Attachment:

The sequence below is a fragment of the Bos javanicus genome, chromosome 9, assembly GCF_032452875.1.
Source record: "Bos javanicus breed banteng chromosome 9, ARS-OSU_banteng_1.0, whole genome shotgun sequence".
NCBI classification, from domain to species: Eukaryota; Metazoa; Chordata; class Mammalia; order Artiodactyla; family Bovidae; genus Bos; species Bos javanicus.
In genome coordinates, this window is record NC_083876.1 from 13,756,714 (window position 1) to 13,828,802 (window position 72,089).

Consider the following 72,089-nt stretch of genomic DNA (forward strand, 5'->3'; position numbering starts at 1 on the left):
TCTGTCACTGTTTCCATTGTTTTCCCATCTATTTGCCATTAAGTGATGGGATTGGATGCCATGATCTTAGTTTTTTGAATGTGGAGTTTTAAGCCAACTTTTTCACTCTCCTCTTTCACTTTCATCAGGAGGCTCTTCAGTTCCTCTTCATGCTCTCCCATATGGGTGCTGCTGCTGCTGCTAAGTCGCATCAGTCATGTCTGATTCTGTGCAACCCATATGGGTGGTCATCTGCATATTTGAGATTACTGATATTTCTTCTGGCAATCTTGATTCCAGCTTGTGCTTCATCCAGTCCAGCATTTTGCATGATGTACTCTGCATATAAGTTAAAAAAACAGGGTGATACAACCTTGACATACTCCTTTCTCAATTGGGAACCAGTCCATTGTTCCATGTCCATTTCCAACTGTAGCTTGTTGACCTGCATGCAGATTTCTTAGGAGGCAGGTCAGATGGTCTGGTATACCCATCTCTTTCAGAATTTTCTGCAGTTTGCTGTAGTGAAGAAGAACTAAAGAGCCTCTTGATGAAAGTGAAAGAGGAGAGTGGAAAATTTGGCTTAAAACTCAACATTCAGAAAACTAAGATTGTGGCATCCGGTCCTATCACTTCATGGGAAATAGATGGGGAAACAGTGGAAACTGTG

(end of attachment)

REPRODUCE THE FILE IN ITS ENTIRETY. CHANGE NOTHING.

The sequence below is a fragment of the Bos javanicus genome, chromosome 9, assembly GCF_032452875.1.
Source record: "Bos javanicus breed banteng chromosome 9, ARS-OSU_banteng_1.0, whole genome shotgun sequence".
NCBI classification, from domain to species: Eukaryota; Metazoa; Chordata; class Mammalia; order Artiodactyla; family Bovidae; genus Bos; species Bos javanicus.
In genome coordinates, this window is record NC_083876.1 from 13,756,714 (window position 1) to 13,828,802 (window position 72,089).

Consider the following 72,089-nt stretch of genomic DNA (forward strand, 5'->3'; position numbering starts at 1 on the left):
TCTGTCACTGTTTCCATTGTTTTCCCATCTATTTGCCATTAAGTGATGGGATTGGATGCCATGATCTTAGTTTTTTGAATGTGGAGTTTTAAGCCAACTTTTTCACTCTCCTCTTTCACTTTCATCAGGAGGCTCTTCAGTTCCTCTTCATGCTCTCCCATATGGGTGCTGCTGCTGCTGCTAAGTCGCATCAGTCATGTCTGATTCTGTGCAACCCATATGGGTGGTCATCTGCATATTTGAGATTACTGATATTTCTTCTGGCAATCTTGATTCCAGCTTGTGCTTCATCCAGTCCAGCATTTTGCATGATGTACTCTGCATATAAGTTAAAAAAACAGGGTGATACAACCTTGACATACTCCTTTCTCAATTGGGAACCAGTCCATTGTTCCATGTCCATTTCCAACTGTAGCTTGTTGACCTGCATGCAGATTTCTTAGGAGGCAGGTCAGATGGTCTGGTATACCCATCTCTTTCAGAATTTTCTGCAGTTTGCTGTAGTGAAGAAGAACTAAAGAGCCTCTTGATGAAAGTGAAAGAGGAGAGTGGAAAATTTGGCTTAAAACTCAACATTCAGAAAACTAAGATTGTGGCATCCGGTCCTATCACTTCATGGGAAATAGATGGGGAAACAGTGGAAACTGTG